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Bought used Gateway computer from library; can't add Spybot, says can't be written; what do i do?


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#1 economy

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Posted 01 February 2009 - 04:38 PM

Hi, trying to save money for family bought a hulk of a used computer from the public library; everything wonderful except when I try to install, say, Spybot, the computer message is "cannot be written" and in various installation-choice boxes the box is a soft gray, as if the computer has been programmed not to accept any sort of program to be installed in it.
Any advice? Feel very insecure with no antispyware of any sort; don't know what I can do. The computer was sold as-is; was this the catch? :blink:

Edited by economy, 01 February 2009 - 04:45 PM.


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#2 garmanma

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Posted 01 February 2009 - 05:00 PM

Are you the Administrator?
Whether this was a stand-alone computer or part of a network, Ill bet it has some security measures in place to prevent the public from altering their settings.
You might not even be able to access the recovery partition and end up having to but a XP CD
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#3 economy

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Posted 01 February 2009 - 05:20 PM

Me again. I guess I don't know enough about computers to know if I am the administrator, though I have found something that is filled in with "Administrator" and then below, the box is just blank for password.
But no, I haven't done anything to set myself up as administrator, and wouldn't know how to excercise rights as an administrator...

#4 hamluis

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Posted 01 February 2009 - 06:01 PM

Well...if you can actually boot into XP...I suggest that you:

a. Download/install SIW Download - http://www.gtopala.com/siw-download.html and run it. Write down the information under the Licenses sub-category.

b. Determine whether you have XP Home or XP Pro installed. Start...right-click My Computer, click Properties.

c. Either buy, borrow, or have someone burn you a copy of their MS install CD for the same version of XP.

d. Do a clean install, using the license data reflected currently on the system.

You will then be the official Administrator...you will also be rid of unknown problems and have a valid idea whether this system was worth the loot you expended.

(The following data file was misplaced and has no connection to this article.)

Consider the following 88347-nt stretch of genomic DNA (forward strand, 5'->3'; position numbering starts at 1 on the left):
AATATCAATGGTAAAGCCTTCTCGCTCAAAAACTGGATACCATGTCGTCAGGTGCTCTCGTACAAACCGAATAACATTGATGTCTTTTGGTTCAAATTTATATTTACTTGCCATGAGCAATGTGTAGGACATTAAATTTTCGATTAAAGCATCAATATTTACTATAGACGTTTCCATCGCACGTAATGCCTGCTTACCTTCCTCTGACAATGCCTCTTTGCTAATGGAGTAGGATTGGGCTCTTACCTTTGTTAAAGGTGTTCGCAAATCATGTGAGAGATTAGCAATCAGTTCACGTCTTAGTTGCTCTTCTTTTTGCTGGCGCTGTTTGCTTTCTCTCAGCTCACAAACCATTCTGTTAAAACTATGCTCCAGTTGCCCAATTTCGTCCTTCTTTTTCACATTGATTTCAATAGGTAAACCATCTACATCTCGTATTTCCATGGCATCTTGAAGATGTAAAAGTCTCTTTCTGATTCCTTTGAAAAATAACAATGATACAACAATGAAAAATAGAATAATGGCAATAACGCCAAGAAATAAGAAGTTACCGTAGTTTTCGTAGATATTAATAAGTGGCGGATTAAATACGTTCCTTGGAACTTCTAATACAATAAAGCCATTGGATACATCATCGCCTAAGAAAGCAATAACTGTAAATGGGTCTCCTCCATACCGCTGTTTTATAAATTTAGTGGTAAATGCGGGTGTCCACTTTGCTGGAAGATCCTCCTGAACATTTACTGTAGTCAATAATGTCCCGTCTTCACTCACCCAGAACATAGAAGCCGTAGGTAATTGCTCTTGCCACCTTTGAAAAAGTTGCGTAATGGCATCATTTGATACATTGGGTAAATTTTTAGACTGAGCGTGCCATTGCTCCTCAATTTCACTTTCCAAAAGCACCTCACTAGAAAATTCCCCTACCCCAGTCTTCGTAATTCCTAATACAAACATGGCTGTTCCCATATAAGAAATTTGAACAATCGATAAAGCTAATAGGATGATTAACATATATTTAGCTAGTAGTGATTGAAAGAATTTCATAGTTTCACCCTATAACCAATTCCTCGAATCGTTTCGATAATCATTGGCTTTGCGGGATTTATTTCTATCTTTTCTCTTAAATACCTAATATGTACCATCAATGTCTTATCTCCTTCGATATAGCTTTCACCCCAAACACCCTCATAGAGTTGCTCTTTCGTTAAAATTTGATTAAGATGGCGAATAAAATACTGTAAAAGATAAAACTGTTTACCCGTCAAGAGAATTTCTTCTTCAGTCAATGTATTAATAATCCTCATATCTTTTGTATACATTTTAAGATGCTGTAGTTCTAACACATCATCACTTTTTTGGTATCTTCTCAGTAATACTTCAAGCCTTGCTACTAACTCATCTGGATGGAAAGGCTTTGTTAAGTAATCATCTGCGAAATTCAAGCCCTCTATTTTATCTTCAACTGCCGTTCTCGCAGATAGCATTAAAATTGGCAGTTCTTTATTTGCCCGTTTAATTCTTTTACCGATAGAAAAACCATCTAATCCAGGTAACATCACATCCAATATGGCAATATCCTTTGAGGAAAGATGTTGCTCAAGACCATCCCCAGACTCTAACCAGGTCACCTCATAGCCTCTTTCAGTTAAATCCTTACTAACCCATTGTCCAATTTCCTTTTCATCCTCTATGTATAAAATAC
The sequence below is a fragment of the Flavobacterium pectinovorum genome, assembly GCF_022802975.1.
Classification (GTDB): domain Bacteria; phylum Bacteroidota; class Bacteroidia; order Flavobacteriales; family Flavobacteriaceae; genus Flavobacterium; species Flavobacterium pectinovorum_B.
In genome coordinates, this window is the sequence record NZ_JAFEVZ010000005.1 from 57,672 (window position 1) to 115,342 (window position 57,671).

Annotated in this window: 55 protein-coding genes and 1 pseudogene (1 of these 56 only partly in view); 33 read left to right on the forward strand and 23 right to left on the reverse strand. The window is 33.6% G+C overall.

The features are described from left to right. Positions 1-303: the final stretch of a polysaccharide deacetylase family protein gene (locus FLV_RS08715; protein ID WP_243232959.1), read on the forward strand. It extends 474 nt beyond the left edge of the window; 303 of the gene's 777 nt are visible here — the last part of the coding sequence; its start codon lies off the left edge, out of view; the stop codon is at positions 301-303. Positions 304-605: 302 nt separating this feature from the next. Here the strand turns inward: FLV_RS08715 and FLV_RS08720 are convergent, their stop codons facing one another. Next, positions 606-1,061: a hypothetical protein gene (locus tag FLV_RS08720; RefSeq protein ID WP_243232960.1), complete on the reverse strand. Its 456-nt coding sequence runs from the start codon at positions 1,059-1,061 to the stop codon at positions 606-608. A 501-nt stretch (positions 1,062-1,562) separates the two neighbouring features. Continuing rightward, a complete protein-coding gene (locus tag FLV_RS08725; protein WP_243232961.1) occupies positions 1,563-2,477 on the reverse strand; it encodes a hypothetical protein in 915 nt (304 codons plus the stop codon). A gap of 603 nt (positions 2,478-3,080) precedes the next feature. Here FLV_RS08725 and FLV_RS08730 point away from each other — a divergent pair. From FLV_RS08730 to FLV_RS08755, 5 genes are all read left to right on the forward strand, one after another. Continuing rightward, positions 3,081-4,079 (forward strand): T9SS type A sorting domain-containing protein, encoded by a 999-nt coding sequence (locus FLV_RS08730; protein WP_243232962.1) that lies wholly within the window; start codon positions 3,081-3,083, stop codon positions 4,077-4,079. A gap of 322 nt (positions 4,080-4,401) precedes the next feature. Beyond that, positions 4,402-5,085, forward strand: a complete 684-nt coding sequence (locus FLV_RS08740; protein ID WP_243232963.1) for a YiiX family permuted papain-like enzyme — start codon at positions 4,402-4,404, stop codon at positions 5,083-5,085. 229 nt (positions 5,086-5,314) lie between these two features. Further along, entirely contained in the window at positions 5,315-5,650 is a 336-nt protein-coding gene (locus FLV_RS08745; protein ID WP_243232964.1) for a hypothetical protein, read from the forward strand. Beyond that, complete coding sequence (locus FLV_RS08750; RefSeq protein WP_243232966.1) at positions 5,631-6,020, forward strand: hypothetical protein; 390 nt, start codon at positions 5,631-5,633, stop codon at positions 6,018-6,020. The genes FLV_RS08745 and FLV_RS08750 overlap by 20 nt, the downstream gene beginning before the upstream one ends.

XP Clean Install, Stevens - http://www.michaelstevenstech.com/cleanxpinstall.html

Louis

#5 economy

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Posted 03 February 2009 - 09:10 AM

Thanks for replies---
Have been researching "recovery disks"---this is a new idea for me---and have tried to download/install, Hamluis, the program you recommend, but library really made these computers waterproof---won't install anything, apparently.
Could there be a good side to this? Is our computer, thus, unassailable by spyware/trojans/keyloggers, etc.? In which case can I keep safely and securely as is? (Just hoping here.)

#6 hamluis

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Posted 03 February 2009 - 12:17 PM

Well...all my experience indicates...there is no such thing as "perfect security" and I deal with computer experiences with that as a basic premise.

A computer that I could not install programs on...would not be very useful, IMO. I would do a clean install and put the programs and O/S I wanted on that system.

Louis

#7 JPeterman

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Posted 03 February 2009 - 02:32 PM

As to if this will help, or not, ?????? A couple of years ago, I had a friend who had purchased a government computer at one of their auctions, and every software I tried to install was rejected with a hard disk "write protected" error. What was even more strange was when I decided to try a clean install, and start all over from scratch, it let me install a new os, no problems, but when I tried to install other software, no go, still got the hard disk "write protected" error. What helped me was to FIXMBR. Evidently there must have been a 3rd party software written onto the mbr which precluded any install of other unauthorized software.

Edited by JPeterman, 03 February 2009 - 02:33 PM.


#8 hamluis

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Posted 03 February 2009 - 03:25 PM

AFAIK...there is no way to write-protect a hard drive. If there is, it has to be in the BIOS...and, since the BIOS is easily accessible, it can be undone easily by anyone able to get into the BIOS.

Such can be done with a floppy...but it is easily undone...because there is a mechanism in the structure of the floppy allowing for such.

I know of no such incorporation into a hard drive...some other thoughts on same follow: http://wiki.answers.com/Q/Why_can't_yo...h_a_floppy_disk AND http://wiki.answers.com/Q/How_do_you_turn_...your_hard_drive

Louis

#9 JPeterman

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Posted 03 February 2009 - 06:01 PM

I ran across this on the Microsoft site, it is called Windows SteadyState, used a lot in libraries it sounds like, you may have this software installed on that very computer if you got it from a library. It is microsoft software which prevents the modification of the Windows partition, ie write protection. Here`s the Microsoft link to the software: http://www.microsoft.com/downloads/details...;displaylang=en

Edited by JPeterman, 03 February 2009 - 06:10 PM.





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